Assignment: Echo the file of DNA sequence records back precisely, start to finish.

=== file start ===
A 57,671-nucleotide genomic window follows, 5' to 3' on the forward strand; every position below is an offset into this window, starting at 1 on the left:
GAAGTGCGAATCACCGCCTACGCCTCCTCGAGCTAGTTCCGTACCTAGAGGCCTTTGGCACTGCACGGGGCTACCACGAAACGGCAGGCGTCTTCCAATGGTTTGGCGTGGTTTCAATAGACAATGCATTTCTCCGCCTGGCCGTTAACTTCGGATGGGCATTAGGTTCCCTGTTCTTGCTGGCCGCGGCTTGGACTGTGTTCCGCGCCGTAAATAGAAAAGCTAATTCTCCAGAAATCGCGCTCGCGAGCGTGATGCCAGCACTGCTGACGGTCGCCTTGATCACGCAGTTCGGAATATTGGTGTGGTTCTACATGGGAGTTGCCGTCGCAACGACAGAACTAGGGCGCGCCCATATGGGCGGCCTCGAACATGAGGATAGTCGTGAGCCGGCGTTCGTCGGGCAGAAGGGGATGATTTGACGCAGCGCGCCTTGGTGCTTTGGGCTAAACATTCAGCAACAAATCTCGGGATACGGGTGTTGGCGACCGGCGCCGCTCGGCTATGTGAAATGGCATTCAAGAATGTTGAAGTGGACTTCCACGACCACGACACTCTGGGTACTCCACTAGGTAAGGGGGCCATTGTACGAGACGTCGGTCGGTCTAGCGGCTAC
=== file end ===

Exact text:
A 57,671-nucleotide genomic window follows, 5' to 3' on the forward strand; every position below is an offset into this window, starting at 1 on the left:
GAAGTGCGAATCACCGCCTACGCCTCCTCGAGCTAGTTCCGTACCTAGAGGCCTTTGGCACTGCACGGGGCTACCACGAAACGGCAGGCGTCTTCCAATGGTTTGGCGTGGTTTCAATAGACAATGCATTTCTCCGCCTGGCCGTTAACTTCGGATGGGCATTAGGTTCCCTGTTCTTGCTGGCCGCGGCTTGGACTGTGTTCCGCGCCGTAAATAGAAAAGCTAATTCTCCAGAAATCGCGCTCGCGAGCGTGATGCCAGCACTGCTGACGGTCGCCTTGATCACGCAGTTCGGAATATTGGTGTGGTTCTACATGGGAGTTGCCGTCGCAACGACAGAACTAGGGCGCGCCCATATGGGCGGCCTCGAACATGAGGATAGTCGTGAGCCGGCGTTCGTCGGGCAGAAGGGGATGATTTGACGCAGCGCGCCTTGGTGCTTTGGGCTAAACATTCAGCAACAAATCTCGGGATACGGGTGTTGGCGACCGGCGCCGCTCGGCTATGTGAAATGGCATTCAAGAATGTTGAAGTGGACTTCCACGACCACGACACTCTGGGTACTCCACTAGGTAAGGGGGCCATTGTACGAGACGTCGGTCGGTCTAGCGGCTAC